If you want to call it a "disease" then you need to treat it as such. No one would find it acceptable if a cancer patient didn't inform their employer of their disease, and that treatment would require additional time off. And if they didn't tell their employer and were fired for excessive absenteeism, whose fault would that be? IMO it would be the employee for not working with their employer ahead of time.
I also agree. I don't know of any companies that would allow drug or alcohol use to addicts at their work. Heck, today you can't even smoke a cigarette.

If this fellow has an addiction (and I say IF), then he shouldn't have access to computers (putting temptation in his way), just as an alcoholic probably wouldn't be in charge of a bar in a tavern. I really do get tired of "woe is me" folks that are looking for a free ride and an out of situations they cause themselves and are trying to blame on everyone but themselves. It really irks me.
post #15 of 23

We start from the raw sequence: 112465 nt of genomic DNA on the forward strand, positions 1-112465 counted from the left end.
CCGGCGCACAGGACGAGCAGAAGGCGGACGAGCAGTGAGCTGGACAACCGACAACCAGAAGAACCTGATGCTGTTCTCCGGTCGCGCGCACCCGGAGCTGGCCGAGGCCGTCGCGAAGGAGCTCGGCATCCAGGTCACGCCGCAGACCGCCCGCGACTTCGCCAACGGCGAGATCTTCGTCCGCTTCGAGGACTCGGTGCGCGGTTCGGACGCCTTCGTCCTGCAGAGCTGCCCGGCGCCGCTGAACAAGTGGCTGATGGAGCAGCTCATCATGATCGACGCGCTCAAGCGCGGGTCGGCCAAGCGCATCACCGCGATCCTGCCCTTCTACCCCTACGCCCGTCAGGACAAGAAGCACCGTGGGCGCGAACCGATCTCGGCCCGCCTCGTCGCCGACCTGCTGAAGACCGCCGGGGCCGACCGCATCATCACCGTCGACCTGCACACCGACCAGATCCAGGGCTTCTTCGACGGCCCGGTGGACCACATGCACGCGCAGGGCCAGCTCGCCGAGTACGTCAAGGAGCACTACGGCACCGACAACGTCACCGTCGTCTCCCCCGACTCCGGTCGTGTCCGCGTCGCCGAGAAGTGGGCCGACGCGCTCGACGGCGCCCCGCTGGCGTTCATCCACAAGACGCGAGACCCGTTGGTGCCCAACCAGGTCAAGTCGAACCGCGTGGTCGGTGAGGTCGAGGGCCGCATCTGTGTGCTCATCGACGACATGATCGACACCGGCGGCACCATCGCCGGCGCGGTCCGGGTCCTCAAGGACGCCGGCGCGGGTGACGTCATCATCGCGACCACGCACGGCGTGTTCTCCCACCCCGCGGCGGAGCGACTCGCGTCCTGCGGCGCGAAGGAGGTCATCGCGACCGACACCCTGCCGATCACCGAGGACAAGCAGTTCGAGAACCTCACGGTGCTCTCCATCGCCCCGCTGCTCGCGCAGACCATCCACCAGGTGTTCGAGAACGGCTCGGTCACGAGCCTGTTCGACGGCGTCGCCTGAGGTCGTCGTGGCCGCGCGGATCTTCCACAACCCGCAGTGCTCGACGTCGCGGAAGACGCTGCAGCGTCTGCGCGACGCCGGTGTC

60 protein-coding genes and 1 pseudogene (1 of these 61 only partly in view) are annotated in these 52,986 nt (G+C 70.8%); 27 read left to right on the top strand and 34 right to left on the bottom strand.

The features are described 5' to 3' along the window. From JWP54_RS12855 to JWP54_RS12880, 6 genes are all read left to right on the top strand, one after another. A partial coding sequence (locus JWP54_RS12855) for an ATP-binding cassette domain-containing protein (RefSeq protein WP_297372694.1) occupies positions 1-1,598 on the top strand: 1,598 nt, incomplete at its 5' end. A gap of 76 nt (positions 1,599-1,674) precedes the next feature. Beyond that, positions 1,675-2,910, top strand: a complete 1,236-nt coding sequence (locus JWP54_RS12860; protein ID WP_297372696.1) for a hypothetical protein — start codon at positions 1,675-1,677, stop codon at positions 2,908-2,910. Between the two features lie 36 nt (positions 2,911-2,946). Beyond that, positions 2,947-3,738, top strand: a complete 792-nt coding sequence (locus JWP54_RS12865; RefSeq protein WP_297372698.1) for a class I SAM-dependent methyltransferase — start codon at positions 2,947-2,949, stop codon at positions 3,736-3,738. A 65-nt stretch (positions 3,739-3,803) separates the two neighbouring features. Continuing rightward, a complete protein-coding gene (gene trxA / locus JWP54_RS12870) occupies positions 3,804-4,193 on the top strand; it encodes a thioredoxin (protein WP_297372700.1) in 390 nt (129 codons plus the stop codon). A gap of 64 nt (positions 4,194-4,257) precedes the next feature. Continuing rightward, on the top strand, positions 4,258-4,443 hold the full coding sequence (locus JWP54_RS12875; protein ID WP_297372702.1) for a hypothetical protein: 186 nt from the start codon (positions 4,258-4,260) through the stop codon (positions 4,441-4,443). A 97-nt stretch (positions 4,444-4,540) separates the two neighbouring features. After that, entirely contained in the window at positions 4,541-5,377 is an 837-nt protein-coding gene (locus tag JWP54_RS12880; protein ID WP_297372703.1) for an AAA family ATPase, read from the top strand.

Very well put Heidi. I completely agree with you!
post #16 of 23
I read the article rather quickly so I may have missed a reference to company policy around the use of the Internet, but no company of any size these days fails to state such a policy -- some even require that all employees sign it annually -- that's the case in my hubby's office. Mine is less "legalistic", and does not require a signature, but it's in the staff handbook. And whatever words they use, the general gist, at the very least, will be "don't let it get in the way of your work, don't do anything illegal, and don't embarrass the employer". If he's been warned, then in some way he has violated the policy, and if he then continued to do so, I really don't care what his "excuse" is, the company is well within its rights to boot his butt out the door.
post #17 of 23
Thread Starter 
From what I've heard the general policy is in the UK:

a. An employee comes to the boss with an addiction than all efforts will be made to help them.

b. If the employee is secretive about their addiction, and it affects their job performance, then they will be fired.

I don't know enough about sex addiction (I mean the term can be followed by snickering by some) to be able to judge. I do think that addiction is an illness and the person should be helped, but if a person is not open about it, then they are not ready to get batter. The employer cannot wait around for this, but neither should they be able to fire an employee who comes for help.